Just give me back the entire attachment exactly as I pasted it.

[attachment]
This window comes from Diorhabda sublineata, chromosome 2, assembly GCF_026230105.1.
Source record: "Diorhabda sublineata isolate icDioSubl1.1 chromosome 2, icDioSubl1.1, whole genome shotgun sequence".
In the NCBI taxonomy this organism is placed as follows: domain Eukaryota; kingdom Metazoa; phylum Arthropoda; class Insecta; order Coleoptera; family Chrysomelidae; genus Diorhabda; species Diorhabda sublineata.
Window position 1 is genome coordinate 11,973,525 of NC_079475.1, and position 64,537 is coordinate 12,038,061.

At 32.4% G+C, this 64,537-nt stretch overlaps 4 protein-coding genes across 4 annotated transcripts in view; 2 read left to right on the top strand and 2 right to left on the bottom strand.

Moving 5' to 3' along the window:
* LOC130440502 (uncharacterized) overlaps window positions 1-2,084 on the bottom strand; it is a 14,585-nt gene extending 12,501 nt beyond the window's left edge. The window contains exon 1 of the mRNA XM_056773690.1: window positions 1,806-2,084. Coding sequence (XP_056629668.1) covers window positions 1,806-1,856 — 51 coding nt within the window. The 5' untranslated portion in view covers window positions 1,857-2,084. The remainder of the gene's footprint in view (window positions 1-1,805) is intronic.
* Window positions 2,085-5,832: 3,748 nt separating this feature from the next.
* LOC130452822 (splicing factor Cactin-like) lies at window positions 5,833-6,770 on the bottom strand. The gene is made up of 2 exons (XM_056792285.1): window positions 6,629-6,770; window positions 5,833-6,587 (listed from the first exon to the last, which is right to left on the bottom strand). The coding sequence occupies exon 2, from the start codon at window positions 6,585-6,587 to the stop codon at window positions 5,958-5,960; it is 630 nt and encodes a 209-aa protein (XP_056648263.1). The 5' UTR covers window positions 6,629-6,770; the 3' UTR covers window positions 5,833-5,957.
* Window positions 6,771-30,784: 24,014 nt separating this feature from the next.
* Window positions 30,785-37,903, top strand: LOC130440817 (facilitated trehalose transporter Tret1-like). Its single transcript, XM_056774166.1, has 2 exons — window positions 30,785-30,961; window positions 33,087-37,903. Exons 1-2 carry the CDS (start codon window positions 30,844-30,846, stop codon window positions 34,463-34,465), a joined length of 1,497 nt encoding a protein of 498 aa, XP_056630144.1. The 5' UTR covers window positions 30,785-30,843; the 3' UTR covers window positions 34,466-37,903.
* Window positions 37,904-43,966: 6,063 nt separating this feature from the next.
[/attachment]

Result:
This window comes from Diorhabda sublineata, chromosome 2, assembly GCF_026230105.1.
Source record: "Diorhabda sublineata isolate icDioSubl1.1 chromosome 2, icDioSubl1.1, whole genome shotgun sequence".
In the NCBI taxonomy this organism is placed as follows: domain Eukaryota; kingdom Metazoa; phylum Arthropoda; class Insecta; order Coleoptera; family Chrysomelidae; genus Diorhabda; species Diorhabda sublineata.
Window position 1 is genome coordinate 11,973,525 of NC_079475.1, and position 64,537 is coordinate 12,038,061.

At 32.4% G+C, this 64,537-nt stretch overlaps 4 protein-coding genes across 4 annotated transcripts in view; 2 read left to right on the top strand and 2 right to left on the bottom strand.

Moving 5' to 3' along the window:
* LOC130440502 (uncharacterized) overlaps window positions 1-2,084 on the bottom strand; it is a 14,585-nt gene extending 12,501 nt beyond the window's left edge. The window contains exon 1 of the mRNA XM_056773690.1: window positions 1,806-2,084. Coding sequence (XP_056629668.1) covers window positions 1,806-1,856 — 51 coding nt within the window. The 5' untranslated portion in view covers window positions 1,857-2,084. The remainder of the gene's footprint in view (window positions 1-1,805) is intronic.
* Window positions 2,085-5,832: 3,748 nt separating this feature from the next.
* LOC130452822 (splicing factor Cactin-like) lies at window positions 5,833-6,770 on the bottom strand. The gene is made up of 2 exons (XM_056792285.1): window positions 6,629-6,770; window positions 5,833-6,587 (listed from the first exon to the last, which is right to left on the bottom strand). The coding sequence occupies exon 2, from the start codon at window positions 6,585-6,587 to the stop codon at window positions 5,958-5,960; it is 630 nt and encodes a 209-aa protein (XP_056648263.1). The 5' UTR covers window positions 6,629-6,770; the 3' UTR covers window positions 5,833-5,957.
* Window positions 6,771-30,784: 24,014 nt separating this feature from the next.
* Window positions 30,785-37,903, top strand: LOC130440817 (facilitated trehalose transporter Tret1-like). Its single transcript, XM_056774166.1, has 2 exons — window positions 30,785-30,961; window positions 33,087-37,903. Exons 1-2 carry the CDS (start codon window positions 30,844-30,846, stop codon window positions 34,463-34,465), a joined length of 1,497 nt encoding a protein of 498 aa, XP_056630144.1. The 5' UTR covers window positions 30,785-30,843; the 3' UTR covers window positions 34,466-37,903.
* Window positions 37,904-43,966: 6,063 nt separating this feature from the next.